The « basic level » is the maximum amount that universities and colleges can charge if they do not have an access agreement approved by ofFA. For students who start courses in the 2013-14 academic year or started in 2012-13, this means up to £6,000 for full-time courses, £4,500 for part-time courses and £3,000 for internships or years of study abroad. An access agreement is a document that sets out how a university or college that charges higher fees intends to ensure and promote equitable access to higher education through its outreach, financial support, etc. Scholarships under the Access Agreement are available to low-income students – income assessment and amounts vary. Scholarships can be cash or a « discounted service », for example. B accommodation or fees. Since the paid loan is available to everyone, we recommend using cash or discounted services such as accommodation if possible. These are also often referred to as « target groups » by OFFA and others, as the students targeted in access agreements come from these groups.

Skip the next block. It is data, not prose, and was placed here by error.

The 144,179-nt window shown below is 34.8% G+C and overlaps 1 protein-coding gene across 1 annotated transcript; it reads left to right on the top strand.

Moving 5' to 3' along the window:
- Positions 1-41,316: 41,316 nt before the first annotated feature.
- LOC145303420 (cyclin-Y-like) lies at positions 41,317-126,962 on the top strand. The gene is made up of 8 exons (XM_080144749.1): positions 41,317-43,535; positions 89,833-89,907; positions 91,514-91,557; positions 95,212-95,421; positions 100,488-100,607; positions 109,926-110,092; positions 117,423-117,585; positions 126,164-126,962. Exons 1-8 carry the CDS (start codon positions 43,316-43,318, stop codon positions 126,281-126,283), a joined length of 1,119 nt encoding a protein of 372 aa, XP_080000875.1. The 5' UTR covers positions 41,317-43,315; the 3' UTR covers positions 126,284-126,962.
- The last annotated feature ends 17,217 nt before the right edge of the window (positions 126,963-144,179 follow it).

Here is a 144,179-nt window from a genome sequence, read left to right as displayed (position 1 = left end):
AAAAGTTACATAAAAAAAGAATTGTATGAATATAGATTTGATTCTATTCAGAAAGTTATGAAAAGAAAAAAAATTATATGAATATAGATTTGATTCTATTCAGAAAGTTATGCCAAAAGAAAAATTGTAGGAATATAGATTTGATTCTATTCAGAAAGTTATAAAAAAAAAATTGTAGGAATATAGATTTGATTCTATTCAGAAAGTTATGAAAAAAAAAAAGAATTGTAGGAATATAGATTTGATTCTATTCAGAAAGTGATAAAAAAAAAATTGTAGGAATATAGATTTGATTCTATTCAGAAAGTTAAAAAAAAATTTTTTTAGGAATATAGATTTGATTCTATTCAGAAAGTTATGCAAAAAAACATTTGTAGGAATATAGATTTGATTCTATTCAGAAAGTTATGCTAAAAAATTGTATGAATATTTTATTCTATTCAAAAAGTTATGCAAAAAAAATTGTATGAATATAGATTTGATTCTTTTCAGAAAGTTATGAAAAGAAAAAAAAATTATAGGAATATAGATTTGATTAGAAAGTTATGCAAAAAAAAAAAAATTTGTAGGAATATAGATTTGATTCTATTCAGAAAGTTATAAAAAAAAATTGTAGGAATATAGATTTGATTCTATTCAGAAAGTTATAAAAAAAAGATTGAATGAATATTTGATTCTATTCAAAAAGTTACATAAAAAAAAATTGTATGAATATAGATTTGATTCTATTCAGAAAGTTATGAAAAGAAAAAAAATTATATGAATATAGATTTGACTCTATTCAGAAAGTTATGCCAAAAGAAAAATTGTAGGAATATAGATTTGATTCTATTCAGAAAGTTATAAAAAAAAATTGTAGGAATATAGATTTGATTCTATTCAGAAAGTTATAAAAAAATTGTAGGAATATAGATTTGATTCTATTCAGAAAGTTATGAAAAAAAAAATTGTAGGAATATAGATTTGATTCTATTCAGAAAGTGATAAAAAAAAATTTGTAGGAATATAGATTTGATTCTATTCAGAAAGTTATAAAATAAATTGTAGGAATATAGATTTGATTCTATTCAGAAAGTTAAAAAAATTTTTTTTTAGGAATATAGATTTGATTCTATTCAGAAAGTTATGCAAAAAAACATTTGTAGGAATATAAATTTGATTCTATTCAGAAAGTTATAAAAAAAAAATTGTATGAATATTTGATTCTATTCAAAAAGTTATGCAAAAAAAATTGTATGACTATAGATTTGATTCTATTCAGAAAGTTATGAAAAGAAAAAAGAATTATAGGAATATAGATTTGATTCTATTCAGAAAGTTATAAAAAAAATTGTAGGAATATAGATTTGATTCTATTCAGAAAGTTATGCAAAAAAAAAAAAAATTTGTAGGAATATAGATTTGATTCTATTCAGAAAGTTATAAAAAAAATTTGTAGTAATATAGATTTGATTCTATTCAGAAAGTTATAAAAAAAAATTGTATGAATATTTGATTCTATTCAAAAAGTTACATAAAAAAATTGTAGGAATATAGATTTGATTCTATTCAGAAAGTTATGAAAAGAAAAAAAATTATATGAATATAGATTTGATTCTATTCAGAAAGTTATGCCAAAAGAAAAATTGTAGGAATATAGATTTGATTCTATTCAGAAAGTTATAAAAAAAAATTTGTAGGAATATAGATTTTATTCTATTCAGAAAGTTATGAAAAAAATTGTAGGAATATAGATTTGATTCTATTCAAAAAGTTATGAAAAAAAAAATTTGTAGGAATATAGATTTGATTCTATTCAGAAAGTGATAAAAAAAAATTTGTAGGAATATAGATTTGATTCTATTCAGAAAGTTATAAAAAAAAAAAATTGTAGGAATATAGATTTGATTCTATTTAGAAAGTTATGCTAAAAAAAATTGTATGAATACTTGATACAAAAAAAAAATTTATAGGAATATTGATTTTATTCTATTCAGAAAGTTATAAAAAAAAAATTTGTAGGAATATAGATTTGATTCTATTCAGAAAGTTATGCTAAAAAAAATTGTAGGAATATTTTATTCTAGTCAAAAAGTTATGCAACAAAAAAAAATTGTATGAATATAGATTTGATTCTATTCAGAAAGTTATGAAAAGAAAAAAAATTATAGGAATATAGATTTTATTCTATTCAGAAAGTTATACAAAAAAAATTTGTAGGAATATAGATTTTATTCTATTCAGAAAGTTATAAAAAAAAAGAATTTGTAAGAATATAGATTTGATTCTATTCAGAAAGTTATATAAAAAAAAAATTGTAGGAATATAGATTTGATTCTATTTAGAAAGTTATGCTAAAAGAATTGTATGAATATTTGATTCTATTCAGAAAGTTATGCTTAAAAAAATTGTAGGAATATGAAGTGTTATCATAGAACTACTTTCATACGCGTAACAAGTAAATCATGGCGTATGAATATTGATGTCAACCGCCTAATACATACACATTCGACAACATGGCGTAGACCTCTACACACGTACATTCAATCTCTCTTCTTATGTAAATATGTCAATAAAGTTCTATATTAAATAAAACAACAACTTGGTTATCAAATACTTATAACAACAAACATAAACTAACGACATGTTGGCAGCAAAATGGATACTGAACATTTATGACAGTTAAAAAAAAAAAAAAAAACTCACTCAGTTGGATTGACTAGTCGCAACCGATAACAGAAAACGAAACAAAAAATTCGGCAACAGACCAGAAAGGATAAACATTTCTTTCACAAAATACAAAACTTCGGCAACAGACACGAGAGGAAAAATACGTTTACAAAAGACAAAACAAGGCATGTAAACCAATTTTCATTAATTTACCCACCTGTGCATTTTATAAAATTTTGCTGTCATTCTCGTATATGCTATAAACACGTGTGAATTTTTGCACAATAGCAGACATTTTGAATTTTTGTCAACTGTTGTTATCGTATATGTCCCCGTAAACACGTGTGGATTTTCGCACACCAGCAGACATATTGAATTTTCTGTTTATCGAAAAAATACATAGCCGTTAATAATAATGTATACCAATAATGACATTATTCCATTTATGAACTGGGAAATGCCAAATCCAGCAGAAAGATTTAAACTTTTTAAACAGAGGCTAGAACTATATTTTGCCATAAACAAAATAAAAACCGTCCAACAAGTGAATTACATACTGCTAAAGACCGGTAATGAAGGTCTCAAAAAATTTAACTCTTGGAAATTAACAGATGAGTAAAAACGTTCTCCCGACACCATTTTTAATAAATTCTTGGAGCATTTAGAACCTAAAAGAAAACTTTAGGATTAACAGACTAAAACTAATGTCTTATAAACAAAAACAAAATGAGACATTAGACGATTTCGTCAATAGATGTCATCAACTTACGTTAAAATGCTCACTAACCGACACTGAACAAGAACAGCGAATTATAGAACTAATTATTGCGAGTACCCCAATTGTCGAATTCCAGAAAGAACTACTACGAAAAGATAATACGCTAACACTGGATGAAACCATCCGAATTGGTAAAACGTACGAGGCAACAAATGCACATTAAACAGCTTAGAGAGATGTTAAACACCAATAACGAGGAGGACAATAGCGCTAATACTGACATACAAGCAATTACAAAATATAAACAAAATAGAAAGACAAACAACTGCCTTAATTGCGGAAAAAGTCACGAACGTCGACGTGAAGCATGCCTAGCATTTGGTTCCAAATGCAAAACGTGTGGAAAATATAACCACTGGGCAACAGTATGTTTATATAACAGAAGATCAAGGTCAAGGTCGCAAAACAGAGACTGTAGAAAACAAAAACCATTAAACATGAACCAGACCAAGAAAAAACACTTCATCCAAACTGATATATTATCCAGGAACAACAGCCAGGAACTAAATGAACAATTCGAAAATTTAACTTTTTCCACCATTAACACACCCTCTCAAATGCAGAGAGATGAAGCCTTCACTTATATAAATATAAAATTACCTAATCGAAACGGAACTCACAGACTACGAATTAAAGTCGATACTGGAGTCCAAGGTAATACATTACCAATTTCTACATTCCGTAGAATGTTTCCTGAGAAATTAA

Different access agreements focus on different audiences depending on what they want to achieve. They also vary depending on the year in which the access agreement was drafted, as offa`s guidelines for target groups vary from year to year – details for a given year can be found in the access agreement guidelines for that year. Guidelines for universities and colleges on expenditures that may be included in NCOP access agreement allocations should not be included in access agreement expenditures. New funding arrangements for nursing, obstetrics and related health students have replaced scholarships and bursaries with standard student loans, and these students are therefore covered by access agreements. These objectives have been achieved mainly through the implementation of approved access agreements and the work of OFFA in monitoring access agreements and disseminating its views on best practices. The Strategic Assessments of Wider Participation (WPSA) and the Strategic Statements of Wider Participation (WPSS) were documents required by the Higher Education Funding Council for England (HEFCE) from all higher education and higher education institutions it funded. They supplemented the access agreements that the institutions had concluded with OFFA if they wished to collect higher fees. For more information on WPSA and WPSS, see the glossary on the heFCE website. We define access activities (as opposed to equitable access in general) as any activity in which potential applicants from under-represented groups are increased in their aspirations and achievements and encouraged to apply for and attend higher education.